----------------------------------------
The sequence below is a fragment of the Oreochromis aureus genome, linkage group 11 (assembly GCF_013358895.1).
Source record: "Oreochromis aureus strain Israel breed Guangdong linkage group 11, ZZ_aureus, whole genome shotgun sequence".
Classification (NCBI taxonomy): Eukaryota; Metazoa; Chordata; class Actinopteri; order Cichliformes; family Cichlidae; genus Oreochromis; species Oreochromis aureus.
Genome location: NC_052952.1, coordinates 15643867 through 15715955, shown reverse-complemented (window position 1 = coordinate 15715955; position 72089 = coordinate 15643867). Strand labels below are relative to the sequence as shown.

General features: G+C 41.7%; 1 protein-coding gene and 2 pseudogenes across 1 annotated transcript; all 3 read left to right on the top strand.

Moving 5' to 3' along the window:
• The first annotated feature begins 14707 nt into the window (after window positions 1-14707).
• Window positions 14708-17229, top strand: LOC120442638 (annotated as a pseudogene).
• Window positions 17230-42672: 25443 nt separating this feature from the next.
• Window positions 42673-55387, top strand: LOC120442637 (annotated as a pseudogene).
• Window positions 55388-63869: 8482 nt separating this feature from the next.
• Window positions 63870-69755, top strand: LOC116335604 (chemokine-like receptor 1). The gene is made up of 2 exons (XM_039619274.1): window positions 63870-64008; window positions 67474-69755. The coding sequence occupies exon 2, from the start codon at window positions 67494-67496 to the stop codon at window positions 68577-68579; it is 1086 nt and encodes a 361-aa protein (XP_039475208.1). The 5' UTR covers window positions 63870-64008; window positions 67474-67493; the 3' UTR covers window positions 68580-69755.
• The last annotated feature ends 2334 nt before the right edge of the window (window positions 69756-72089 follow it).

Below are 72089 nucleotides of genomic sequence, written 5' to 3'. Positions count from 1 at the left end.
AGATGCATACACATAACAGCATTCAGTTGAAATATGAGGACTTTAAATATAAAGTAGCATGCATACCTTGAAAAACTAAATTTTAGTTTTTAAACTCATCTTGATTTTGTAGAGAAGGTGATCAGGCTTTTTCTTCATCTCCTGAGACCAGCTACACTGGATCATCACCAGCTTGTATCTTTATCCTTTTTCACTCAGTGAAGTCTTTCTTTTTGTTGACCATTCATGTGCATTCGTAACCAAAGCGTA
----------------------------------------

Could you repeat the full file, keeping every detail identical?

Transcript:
The sequence below is a fragment of the Oreochromis aureus genome, linkage group 11 (assembly GCF_013358895.1).
Source record: "Oreochromis aureus strain Israel breed Guangdong linkage group 11, ZZ_aureus, whole genome shotgun sequence".
Classification (NCBI taxonomy): Eukaryota; Metazoa; Chordata; class Actinopteri; order Cichliformes; family Cichlidae; genus Oreochromis; species Oreochromis aureus.
Genome location: NC_052952.1, coordinates 15643867 through 15715955, shown reverse-complemented (window position 1 = coordinate 15715955; position 72089 = coordinate 15643867). Strand labels below are relative to the sequence as shown.

General features: G+C 41.7%; 1 protein-coding gene and 2 pseudogenes across 1 annotated transcript; all 3 read left to right on the top strand.

Moving 5' to 3' along the window:
• The first annotated feature begins 14707 nt into the window (after window positions 1-14707).
• Window positions 14708-17229, top strand: LOC120442638 (annotated as a pseudogene).
• Window positions 17230-42672: 25443 nt separating this feature from the next.
• Window positions 42673-55387, top strand: LOC120442637 (annotated as a pseudogene).
• Window positions 55388-63869: 8482 nt separating this feature from the next.
• Window positions 63870-69755, top strand: LOC116335604 (chemokine-like receptor 1). The gene is made up of 2 exons (XM_039619274.1): window positions 63870-64008; window positions 67474-69755. The coding sequence occupies exon 2, from the start codon at window positions 67494-67496 to the stop codon at window positions 68577-68579; it is 1086 nt and encodes a 361-aa protein (XP_039475208.1). The 5' UTR covers window positions 63870-64008; window positions 67474-67493; the 3' UTR covers window positions 68580-69755.
• The last annotated feature ends 2334 nt before the right edge of the window (window positions 69756-72089 follow it).

Below are 72089 nucleotides of genomic sequence, written 5' to 3'. Positions count from 1 at the left end.
AGATGCATACACATAACAGCATTCAGTTGAAATATGAGGACTTTAAATATAAAGTAGCATGCATACCTTGAAAAACTAAATTTTAGTTTTTAAACTCATCTTGATTTTGTAGAGAAGGTGATCAGGCTTTTTCTTCATCTCCTGAGACCAGCTACACTGGATCATCACCAGCTTGTATCTTTATCCTTTTTCACTCAGTGAAGTCTTTCTTTTTGTTGACCATTCATGTGCATTCGTAACCAAAGCGTA